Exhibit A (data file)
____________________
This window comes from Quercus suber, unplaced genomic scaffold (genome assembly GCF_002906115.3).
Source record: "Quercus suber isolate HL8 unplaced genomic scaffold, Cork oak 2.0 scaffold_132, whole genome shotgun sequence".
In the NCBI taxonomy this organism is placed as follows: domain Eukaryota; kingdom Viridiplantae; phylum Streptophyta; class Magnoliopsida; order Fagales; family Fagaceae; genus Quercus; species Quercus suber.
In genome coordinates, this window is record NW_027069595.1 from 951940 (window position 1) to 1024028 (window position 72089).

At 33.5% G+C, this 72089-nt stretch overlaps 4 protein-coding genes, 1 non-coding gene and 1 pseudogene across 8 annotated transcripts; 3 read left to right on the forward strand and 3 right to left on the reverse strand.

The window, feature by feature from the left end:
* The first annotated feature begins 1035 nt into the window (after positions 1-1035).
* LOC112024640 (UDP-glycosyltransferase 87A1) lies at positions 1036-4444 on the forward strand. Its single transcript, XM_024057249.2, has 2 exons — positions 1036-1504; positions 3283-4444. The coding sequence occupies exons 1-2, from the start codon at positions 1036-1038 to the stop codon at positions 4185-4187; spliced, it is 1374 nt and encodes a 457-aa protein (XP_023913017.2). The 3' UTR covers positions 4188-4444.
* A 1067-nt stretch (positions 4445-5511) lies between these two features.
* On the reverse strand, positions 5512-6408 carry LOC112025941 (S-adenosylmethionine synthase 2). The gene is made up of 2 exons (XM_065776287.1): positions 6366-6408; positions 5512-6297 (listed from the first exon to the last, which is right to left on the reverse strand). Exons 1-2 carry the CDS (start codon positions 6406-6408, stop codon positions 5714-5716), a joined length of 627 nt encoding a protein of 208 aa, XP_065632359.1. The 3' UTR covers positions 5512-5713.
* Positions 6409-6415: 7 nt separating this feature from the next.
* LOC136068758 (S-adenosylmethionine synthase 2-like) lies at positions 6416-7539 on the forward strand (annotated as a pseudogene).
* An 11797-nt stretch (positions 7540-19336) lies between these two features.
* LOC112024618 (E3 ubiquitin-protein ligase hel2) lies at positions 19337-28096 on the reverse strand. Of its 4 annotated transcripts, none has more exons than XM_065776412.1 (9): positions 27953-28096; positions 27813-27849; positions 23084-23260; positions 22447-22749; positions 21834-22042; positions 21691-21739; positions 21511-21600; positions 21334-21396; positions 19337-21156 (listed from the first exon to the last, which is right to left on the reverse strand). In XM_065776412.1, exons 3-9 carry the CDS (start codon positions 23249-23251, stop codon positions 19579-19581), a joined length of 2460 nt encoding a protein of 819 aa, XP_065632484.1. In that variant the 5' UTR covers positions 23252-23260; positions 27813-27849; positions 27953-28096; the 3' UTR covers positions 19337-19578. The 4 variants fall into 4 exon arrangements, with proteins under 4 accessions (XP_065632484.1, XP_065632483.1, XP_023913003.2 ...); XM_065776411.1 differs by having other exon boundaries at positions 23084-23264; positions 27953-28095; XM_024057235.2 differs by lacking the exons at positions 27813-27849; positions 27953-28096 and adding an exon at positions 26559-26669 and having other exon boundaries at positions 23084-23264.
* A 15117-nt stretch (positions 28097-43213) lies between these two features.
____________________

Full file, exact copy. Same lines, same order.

This window comes from Quercus suber, unplaced genomic scaffold (genome assembly GCF_002906115.3).
Source record: "Quercus suber isolate HL8 unplaced genomic scaffold, Cork oak 2.0 scaffold_132, whole genome shotgun sequence".
In the NCBI taxonomy this organism is placed as follows: domain Eukaryota; kingdom Viridiplantae; phylum Streptophyta; class Magnoliopsida; order Fagales; family Fagaceae; genus Quercus; species Quercus suber.
In genome coordinates, this window is record NW_027069595.1 from 951940 (window position 1) to 1024028 (window position 72089).

At 33.5% G+C, this 72089-nt stretch overlaps 4 protein-coding genes, 1 non-coding gene and 1 pseudogene across 8 annotated transcripts; 3 read left to right on the forward strand and 3 right to left on the reverse strand.

The window, feature by feature from the left end:
* The first annotated feature begins 1035 nt into the window (after positions 1-1035).
* LOC112024640 (UDP-glycosyltransferase 87A1) lies at positions 1036-4444 on the forward strand. Its single transcript, XM_024057249.2, has 2 exons — positions 1036-1504; positions 3283-4444. The coding sequence occupies exons 1-2, from the start codon at positions 1036-1038 to the stop codon at positions 4185-4187; spliced, it is 1374 nt and encodes a 457-aa protein (XP_023913017.2). The 3' UTR covers positions 4188-4444.
* A 1067-nt stretch (positions 4445-5511) lies between these two features.
* On the reverse strand, positions 5512-6408 carry LOC112025941 (S-adenosylmethionine synthase 2). The gene is made up of 2 exons (XM_065776287.1): positions 6366-6408; positions 5512-6297 (listed from the first exon to the last, which is right to left on the reverse strand). Exons 1-2 carry the CDS (start codon positions 6406-6408, stop codon positions 5714-5716), a joined length of 627 nt encoding a protein of 208 aa, XP_065632359.1. The 3' UTR covers positions 5512-5713.
* Positions 6409-6415: 7 nt separating this feature from the next.
* LOC136068758 (S-adenosylmethionine synthase 2-like) lies at positions 6416-7539 on the forward strand (annotated as a pseudogene).
* An 11797-nt stretch (positions 7540-19336) lies between these two features.
* LOC112024618 (E3 ubiquitin-protein ligase hel2) lies at positions 19337-28096 on the reverse strand. Of its 4 annotated transcripts, none has more exons than XM_065776412.1 (9): positions 27953-28096; positions 27813-27849; positions 23084-23260; positions 22447-22749; positions 21834-22042; positions 21691-21739; positions 21511-21600; positions 21334-21396; positions 19337-21156 (listed from the first exon to the last, which is right to left on the reverse strand). In XM_065776412.1, exons 3-9 carry the CDS (start codon positions 23249-23251, stop codon positions 19579-19581), a joined length of 2460 nt encoding a protein of 819 aa, XP_065632484.1. In that variant the 5' UTR covers positions 23252-23260; positions 27813-27849; positions 27953-28096; the 3' UTR covers positions 19337-19578. The 4 variants fall into 4 exon arrangements, with proteins under 4 accessions (XP_065632484.1, XP_065632483.1, XP_023913003.2 ...); XM_065776411.1 differs by having other exon boundaries at positions 23084-23264; positions 27953-28095; XM_024057235.2 differs by lacking the exons at positions 27813-27849; positions 27953-28096 and adding an exon at positions 26559-26669 and having other exon boundaries at positions 23084-23264.
* A 15117-nt stretch (positions 28097-43213) lies between these two features.